The chumminess was enough to make party hard-liners gag. But the kinship between these two pedigreed sons of American political dynasties is sincere. Despite their substantial policy disagreements, the neophyte President and veteran senator have developed an easy rapport that has furthered each man's agenda."COMMON GROUND." And that has made Kennedy--who seemed politically isolated after the GOP took the White House and Congress last November--more influential than he has been in decades. When he cut a bipartisan deal on education reform, Bush's top domestic priority, angry Democrats said he had given up too much in return for establishing his bona fides with the President. Says a top Democratic aide: "We paid a price." But Kennedy apparently didn't. Now, as the war on terrorism pushes domestic issues to the back burner, the Bush-Kennedy team is still going strong, turning its attention to bioterrorism, immigration, and the economy. "Working with Bush isn't sacrificing principle, it's trying to find common ground," Kennedy says.
Even though strange bedfellows are nothing new to Washington, this pair was something of a shock to the system. After the 2000 election left the Senate almost evenly divided, conventional wisdom had Bush reaching out to moderates such as John B. Breaux (D-La.) and Joseph I. Lieberman (D-Conn.), who are ideologically more in sync with the Prez. But Bush found himself increasingly comfortable around the plain-spoken Massachusetts liberal. Indeed, the Kennedy-Bush relationship dates to 1959, when Kennedy, chair of the student law center at the University of Virginia, invited the President's grandfather, Senator Prescott Bush, to speak.
Now, with Dems in control of the Senate and Kennedy at the helm of the Health, Education, Labor & Pensions Committee, he is even more important to Bush. For Kennedy, across-the-aisle alliances aren't new. Despite his staunch liberalism, he is a pragmatist willing to sacrifice ideological purity for policy gains. In the late 1990s, he teamed up with conservative Senator Orrin G. Hatch (R-Utah) on a series of bills that expanded spending on children's health care and aided everyone from immigrants to radiation victims. "I literally came here to fight Kennedy, [who was] wrecking the country," Hatch says. These days, he calls Kennedy "patriotic" and "decent." Adds Hatch: "In almost every case, he's come to the center, and I've had to move to the center, too." When Bush won the White House, Hatch suggested that he reach out to Kennedy for help with his agenda.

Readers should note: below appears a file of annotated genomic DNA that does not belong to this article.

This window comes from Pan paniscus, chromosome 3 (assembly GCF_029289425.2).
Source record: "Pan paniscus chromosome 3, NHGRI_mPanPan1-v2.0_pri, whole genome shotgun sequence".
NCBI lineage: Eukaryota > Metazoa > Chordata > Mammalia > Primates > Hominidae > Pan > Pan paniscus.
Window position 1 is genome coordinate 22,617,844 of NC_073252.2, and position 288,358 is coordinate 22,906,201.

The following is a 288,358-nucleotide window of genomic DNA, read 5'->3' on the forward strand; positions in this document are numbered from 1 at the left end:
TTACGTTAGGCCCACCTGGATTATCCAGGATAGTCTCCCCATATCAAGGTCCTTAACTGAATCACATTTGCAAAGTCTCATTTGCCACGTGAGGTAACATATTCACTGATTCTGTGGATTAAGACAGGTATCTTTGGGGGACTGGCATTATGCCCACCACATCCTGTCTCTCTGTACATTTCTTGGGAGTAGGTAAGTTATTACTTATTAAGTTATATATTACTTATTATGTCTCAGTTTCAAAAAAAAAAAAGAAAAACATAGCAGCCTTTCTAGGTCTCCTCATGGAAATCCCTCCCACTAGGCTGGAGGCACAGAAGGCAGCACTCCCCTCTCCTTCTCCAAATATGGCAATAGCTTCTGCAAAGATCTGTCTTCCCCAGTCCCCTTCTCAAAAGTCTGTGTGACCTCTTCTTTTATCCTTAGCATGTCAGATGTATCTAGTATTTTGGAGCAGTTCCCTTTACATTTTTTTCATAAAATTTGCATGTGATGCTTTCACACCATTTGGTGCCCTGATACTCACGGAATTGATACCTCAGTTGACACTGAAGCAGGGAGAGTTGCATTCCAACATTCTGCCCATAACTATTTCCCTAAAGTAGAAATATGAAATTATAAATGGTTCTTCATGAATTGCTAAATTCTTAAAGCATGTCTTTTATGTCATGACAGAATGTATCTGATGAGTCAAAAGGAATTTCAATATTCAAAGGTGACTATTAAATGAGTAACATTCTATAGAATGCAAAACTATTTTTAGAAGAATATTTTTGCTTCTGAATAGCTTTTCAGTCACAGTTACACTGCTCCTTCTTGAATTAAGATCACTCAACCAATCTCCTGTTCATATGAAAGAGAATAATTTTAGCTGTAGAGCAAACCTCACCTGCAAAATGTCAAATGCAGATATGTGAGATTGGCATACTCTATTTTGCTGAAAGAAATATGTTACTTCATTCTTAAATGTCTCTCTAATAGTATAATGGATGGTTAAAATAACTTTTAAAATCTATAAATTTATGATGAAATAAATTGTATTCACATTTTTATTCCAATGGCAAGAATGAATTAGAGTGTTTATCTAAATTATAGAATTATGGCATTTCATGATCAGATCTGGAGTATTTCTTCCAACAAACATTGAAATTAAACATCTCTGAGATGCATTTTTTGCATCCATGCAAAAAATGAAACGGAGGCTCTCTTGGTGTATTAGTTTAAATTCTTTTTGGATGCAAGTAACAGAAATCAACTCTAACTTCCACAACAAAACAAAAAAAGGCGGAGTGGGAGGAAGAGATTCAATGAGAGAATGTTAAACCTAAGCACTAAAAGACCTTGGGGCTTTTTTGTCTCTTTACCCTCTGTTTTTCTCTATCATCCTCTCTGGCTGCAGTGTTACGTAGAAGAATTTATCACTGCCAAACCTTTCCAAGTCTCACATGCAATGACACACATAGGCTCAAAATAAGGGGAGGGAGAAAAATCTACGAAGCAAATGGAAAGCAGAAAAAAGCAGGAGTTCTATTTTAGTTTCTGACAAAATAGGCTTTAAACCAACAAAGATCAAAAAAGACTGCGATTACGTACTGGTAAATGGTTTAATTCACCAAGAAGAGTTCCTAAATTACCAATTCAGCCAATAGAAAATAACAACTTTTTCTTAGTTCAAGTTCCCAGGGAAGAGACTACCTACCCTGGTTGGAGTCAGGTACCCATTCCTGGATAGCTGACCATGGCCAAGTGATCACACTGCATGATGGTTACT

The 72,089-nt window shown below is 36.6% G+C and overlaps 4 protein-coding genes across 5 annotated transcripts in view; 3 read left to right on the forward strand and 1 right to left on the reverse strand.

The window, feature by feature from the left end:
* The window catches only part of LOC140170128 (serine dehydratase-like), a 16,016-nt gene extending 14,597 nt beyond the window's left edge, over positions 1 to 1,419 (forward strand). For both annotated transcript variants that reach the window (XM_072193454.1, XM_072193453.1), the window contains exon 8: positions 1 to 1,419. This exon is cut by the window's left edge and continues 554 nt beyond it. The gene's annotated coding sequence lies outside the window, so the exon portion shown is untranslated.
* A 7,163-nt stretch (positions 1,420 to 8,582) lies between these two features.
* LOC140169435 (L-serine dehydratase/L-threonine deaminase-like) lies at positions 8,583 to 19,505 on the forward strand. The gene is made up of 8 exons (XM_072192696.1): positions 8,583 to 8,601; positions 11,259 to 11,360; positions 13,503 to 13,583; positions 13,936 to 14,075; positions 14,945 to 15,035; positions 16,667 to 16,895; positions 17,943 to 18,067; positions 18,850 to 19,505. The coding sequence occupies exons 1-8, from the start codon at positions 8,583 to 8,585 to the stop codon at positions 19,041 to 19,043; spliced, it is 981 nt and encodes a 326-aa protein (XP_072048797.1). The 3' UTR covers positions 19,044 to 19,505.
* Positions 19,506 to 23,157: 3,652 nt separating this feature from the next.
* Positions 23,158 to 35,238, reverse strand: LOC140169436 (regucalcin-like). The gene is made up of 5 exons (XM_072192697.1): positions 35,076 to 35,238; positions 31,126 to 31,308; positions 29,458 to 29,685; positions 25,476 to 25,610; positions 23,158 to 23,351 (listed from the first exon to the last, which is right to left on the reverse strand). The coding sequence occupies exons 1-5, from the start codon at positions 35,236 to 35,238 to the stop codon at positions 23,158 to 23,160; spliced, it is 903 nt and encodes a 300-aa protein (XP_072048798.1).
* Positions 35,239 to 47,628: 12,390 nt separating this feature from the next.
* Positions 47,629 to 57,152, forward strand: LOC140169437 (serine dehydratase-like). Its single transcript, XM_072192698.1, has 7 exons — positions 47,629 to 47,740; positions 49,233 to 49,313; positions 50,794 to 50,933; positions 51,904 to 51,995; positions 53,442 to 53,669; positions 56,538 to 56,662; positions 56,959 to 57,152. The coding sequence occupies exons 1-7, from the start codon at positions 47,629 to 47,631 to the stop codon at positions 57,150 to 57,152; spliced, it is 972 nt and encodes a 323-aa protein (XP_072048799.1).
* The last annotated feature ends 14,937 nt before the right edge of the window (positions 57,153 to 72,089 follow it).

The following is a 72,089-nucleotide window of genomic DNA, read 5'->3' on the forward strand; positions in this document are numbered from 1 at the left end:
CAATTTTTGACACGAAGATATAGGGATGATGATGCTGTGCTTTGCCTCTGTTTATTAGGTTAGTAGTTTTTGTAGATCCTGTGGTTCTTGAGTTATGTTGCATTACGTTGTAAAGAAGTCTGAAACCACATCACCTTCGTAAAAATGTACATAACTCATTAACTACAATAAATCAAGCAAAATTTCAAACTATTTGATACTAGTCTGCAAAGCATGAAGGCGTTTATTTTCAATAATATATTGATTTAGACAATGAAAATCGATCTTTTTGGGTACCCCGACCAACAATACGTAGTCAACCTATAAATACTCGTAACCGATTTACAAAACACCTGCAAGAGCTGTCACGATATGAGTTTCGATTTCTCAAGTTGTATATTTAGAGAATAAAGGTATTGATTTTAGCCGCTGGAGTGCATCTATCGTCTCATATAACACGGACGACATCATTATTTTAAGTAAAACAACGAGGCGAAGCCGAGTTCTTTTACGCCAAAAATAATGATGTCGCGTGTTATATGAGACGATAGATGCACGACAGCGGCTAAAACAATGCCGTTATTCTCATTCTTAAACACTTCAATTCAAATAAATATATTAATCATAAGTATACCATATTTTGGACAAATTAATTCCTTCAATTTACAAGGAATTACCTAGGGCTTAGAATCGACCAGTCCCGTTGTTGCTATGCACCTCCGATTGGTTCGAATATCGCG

In coming weeks, Kennedy will partner with Bush ally Senator Bill Frist (R-Tenn.) on a bioterrorism bill that will pay for vaccine stockpiles. With conservative Senator Sam Brownback (R-Kan.), Kennedy is crafting an immigration bill that will include Bush initiatives to improve oversight and tighten student-visa laws.
Kennedy's dance with Bush didn't stop him from heading the opposition to Linda Chavez as Labor Secretary. But when the two disagree, the attacks never get personal. "We're working in good faith," Kennedy explains. That could be a formula for further success--for both the liberal senator and the conservative President. Given the concerns about the security of the U.S. Postal Service, lobbyists are being forced to get creative to put their message across. Take the National Association of Realtors. After compiling 35,000 letters of support for the NAR's push to derail a regulation that would enable big banks to enter real estate brokerage and property management, the NAR didn't drop the letters in the mail. Instead, NAR officials walked the letters over to 1600 Pennsylvania Ave. On Capitol Hill, with offices shuttered by the anthrax scare, lobbyists are struggling to twist the arms of lawmakers who have had limited access to computers, phones, and faxes. Several groups, including the U.S. Chamber of Commerce, tried sending mass e-mails to members' BlackBerries. But they found that lawmakers aren't using the gadgets. "You can't phone 'em, you can't mail 'em, you can't fax 'em," gripes Chamber lobbyist R. Bruce Josten. "It's a bitch." The solution: old-fashioned button-holing. Beware lawmakers who add the word "terror" to any funding request. One costly example: Senator Pat Roberts (R-Kan.) wants to amend the farm bill with an "agro-terrorism" measure. It would mandate spending $4 billion to increase security at Agriculture Dept. laboratories. But Senate Budget Committee Chairman Kent Conrad (D-N.D.) warns that if the farm bill isn't passed this year, the worsening budget outlook could reduce the $167 billion in aid farmers are expecting.